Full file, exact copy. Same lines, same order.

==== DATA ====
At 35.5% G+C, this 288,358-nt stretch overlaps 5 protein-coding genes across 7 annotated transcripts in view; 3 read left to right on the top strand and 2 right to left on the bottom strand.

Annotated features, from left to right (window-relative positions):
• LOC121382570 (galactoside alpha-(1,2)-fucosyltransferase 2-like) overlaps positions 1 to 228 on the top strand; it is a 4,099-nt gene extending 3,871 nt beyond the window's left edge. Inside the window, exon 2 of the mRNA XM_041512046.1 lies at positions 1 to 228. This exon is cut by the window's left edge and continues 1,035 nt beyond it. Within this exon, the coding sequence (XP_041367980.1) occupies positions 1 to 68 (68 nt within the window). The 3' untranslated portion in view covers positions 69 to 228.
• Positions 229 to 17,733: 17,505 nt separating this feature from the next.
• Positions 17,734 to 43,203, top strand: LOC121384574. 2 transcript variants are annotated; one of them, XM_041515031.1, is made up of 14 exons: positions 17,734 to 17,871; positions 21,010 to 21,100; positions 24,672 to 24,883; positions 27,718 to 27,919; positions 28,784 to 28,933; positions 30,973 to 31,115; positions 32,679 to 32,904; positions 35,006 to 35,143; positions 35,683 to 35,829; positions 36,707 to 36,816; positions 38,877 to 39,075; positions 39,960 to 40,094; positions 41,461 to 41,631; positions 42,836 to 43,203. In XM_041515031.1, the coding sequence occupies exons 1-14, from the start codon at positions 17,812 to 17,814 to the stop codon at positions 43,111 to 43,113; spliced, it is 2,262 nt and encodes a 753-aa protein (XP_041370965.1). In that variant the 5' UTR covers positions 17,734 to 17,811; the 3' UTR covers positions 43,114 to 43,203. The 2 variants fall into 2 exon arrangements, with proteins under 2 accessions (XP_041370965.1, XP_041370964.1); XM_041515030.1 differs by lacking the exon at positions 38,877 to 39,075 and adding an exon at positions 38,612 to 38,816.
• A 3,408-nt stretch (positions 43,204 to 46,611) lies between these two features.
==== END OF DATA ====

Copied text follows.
At 35.5% G+C, this 288,358-nt stretch overlaps 5 protein-coding genes across 7 annotated transcripts in view; 3 read left to right on the top strand and 2 right to left on the bottom strand.

Annotated features, from left to right (window-relative positions):
• LOC121382570 (galactoside alpha-(1,2)-fucosyltransferase 2-like) overlaps positions 1 to 228 on the top strand; it is a 4,099-nt gene extending 3,871 nt beyond the window's left edge. Inside the window, exon 2 of the mRNA XM_041512046.1 lies at positions 1 to 228. This exon is cut by the window's left edge and continues 1,035 nt beyond it. Within this exon, the coding sequence (XP_041367980.1) occupies positions 1 to 68 (68 nt within the window). The 3' untranslated portion in view covers positions 69 to 228.
• Positions 229 to 17,733: 17,505 nt separating this feature from the next.
• Positions 17,734 to 43,203, top strand: LOC121384574. 2 transcript variants are annotated; one of them, XM_041515031.1, is made up of 14 exons: positions 17,734 to 17,871; positions 21,010 to 21,100; positions 24,672 to 24,883; positions 27,718 to 27,919; positions 28,784 to 28,933; positions 30,973 to 31,115; positions 32,679 to 32,904; positions 35,006 to 35,143; positions 35,683 to 35,829; positions 36,707 to 36,816; positions 38,877 to 39,075; positions 39,960 to 40,094; positions 41,461 to 41,631; positions 42,836 to 43,203. In XM_041515031.1, the coding sequence occupies exons 1-14, from the start codon at positions 17,812 to 17,814 to the stop codon at positions 43,111 to 43,113; spliced, it is 2,262 nt and encodes a 753-aa protein (XP_041370965.1). In that variant the 5' UTR covers positions 17,734 to 17,811; the 3' UTR covers positions 43,114 to 43,203. The 2 variants fall into 2 exon arrangements, with proteins under 2 accessions (XP_041370965.1, XP_041370964.1); XM_041515030.1 differs by lacking the exon at positions 38,877 to 39,075 and adding an exon at positions 38,612 to 38,816.
• A 3,408-nt stretch (positions 43,204 to 46,611) lies between these two features.